When leaving I noticed this sign on the street-side gate. I took a quick photograph because I thought it was slightly strange.

The puzzle has been solved with the help of Google Street View. On a normal school day, when Bike Ed is not happening, it seems the staff squeeze their cars onto the school grounds and take over what could be a playground for children. This is an inner-city school with limited space for outdoor play.

Elephants in the room


  1. I'm curious about this comment:

    >The City of Adelaide currently has 44,700 publicly available car parking spaces. This is the most parking of any Australian city, more than Sydney and Perth combined.

    Where are these figures from? In particular "City of Adelaide" is a local government area, and just a fraction of "Adelaide". Are you comparing with City of Sydney and City of Perth (pretty arbitrary comparisons), or are you comparing the whole of Adelaide with the whole of Sydney and Perth?

    1. The figure of 44,700 comes from the City of Adelaide’s website. I embedded a link in in the paragraph. Here it is again in text version:


      The figures for the other cities were quoted in this article in The Advertiser in 2011. Perth at “about 10,000”, Sydney at 30,000 and Adelaide at 41,000.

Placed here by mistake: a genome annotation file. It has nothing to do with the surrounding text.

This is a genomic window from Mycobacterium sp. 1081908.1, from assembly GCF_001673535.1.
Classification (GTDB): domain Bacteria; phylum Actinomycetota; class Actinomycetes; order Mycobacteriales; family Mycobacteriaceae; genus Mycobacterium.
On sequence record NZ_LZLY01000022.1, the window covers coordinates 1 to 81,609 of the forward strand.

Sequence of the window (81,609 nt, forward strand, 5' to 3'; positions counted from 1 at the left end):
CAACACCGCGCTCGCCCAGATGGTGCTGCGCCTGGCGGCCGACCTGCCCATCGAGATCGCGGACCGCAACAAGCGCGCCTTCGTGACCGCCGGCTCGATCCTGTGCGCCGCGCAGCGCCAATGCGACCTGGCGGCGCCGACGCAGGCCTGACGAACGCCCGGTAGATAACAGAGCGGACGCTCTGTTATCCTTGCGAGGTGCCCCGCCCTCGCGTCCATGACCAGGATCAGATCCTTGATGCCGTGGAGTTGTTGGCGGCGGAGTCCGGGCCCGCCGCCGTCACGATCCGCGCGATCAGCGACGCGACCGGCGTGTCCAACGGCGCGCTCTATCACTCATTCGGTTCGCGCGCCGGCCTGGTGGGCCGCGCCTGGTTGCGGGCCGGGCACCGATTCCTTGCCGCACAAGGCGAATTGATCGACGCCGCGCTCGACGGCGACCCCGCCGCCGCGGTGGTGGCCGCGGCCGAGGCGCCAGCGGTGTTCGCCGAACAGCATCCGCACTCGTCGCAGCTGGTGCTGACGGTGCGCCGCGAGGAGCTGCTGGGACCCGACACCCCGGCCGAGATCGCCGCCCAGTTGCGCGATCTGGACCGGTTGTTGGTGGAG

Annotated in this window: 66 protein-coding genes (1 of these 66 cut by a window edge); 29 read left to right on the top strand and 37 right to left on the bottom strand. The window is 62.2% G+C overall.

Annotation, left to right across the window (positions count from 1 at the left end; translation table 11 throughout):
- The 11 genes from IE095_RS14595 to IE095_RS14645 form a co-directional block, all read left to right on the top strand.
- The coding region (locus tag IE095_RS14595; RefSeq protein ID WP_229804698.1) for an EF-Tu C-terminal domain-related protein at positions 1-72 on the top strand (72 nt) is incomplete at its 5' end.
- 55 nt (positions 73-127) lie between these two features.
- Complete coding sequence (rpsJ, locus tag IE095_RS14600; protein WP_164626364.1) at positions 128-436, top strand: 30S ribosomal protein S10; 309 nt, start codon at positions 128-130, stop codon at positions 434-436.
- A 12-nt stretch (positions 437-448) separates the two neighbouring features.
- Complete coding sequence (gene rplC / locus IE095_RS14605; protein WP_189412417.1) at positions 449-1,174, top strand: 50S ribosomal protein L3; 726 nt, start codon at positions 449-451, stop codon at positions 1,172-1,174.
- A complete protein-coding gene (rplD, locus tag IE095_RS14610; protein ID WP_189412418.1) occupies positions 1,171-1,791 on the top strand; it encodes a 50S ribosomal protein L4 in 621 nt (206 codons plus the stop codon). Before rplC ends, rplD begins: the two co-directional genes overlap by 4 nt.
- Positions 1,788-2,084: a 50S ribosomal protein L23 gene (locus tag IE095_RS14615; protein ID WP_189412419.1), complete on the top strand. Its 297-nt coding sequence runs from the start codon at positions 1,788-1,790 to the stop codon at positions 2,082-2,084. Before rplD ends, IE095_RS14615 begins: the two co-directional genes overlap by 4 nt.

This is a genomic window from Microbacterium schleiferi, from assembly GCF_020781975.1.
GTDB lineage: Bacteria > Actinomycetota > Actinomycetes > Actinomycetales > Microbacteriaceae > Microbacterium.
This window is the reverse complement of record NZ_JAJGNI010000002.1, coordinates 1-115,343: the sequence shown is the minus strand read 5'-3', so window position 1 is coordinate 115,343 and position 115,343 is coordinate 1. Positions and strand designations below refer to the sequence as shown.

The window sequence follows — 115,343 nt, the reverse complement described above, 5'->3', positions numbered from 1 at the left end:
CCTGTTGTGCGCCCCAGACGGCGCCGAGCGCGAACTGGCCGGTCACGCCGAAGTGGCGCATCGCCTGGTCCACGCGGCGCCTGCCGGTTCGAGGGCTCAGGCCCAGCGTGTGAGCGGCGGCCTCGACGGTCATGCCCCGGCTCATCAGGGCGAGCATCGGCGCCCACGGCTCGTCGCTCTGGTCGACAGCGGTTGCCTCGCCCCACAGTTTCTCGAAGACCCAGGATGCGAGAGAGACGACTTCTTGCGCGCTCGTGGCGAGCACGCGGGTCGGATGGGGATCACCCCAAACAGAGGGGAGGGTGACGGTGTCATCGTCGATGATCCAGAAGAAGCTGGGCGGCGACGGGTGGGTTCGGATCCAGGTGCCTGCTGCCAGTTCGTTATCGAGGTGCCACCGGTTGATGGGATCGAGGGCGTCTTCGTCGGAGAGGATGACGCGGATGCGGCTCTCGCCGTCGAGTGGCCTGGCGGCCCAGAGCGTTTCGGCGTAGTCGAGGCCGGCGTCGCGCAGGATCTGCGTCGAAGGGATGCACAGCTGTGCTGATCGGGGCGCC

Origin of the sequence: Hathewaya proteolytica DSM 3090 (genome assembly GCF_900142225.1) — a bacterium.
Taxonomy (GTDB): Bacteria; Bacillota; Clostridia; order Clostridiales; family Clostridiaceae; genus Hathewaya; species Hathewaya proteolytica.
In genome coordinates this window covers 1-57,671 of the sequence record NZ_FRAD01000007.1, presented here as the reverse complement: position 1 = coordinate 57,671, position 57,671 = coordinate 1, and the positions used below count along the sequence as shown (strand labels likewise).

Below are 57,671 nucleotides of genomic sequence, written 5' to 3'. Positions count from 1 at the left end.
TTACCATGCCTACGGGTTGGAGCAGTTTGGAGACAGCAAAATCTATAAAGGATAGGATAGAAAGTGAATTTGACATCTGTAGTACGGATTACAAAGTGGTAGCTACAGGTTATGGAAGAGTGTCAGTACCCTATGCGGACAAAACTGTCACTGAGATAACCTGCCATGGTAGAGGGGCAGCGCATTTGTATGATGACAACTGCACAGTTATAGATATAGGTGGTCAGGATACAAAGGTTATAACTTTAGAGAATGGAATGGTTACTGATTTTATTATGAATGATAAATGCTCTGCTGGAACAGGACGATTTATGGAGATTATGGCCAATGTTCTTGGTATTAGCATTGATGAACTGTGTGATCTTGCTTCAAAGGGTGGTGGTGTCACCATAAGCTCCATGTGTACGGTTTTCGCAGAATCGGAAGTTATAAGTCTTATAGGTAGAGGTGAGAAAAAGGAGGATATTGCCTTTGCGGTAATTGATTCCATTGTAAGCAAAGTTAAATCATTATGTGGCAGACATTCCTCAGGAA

The figures apply to the local government areas. I agree the comparison between the Australian cities is not very accurate. It would be better to compare the number of bays per square kilometre, plus some reference to population density and number of workers for the areas as well.

  2. City of Yarra allow bi-directional bicycle travel on one-way streets. This is both official (signs & markings) and unofficial (you'll never get fined for riding the wrong way on a one way street). To some extent, this does work to calm traffic (removing parking may just increase road width and the speed of motor vehicles). In other locations, motorists get irate if they expect a clear (and fast) rat-run. My preferred option is filtered permeability - a one way rat-run is still a rat-run. It allows retaining parking, but removes traffic volumes. While I'm in favour of reducing on-street parking, it's something that gets officials voted out of office, but I'm hoping the tides are turning in terms of public perception. The other tactic I'd like to see employed is a staged reduction (e.g. remove 15% of spaces every year). Removal becomes less contentious, and allows 50% removal in 5 years.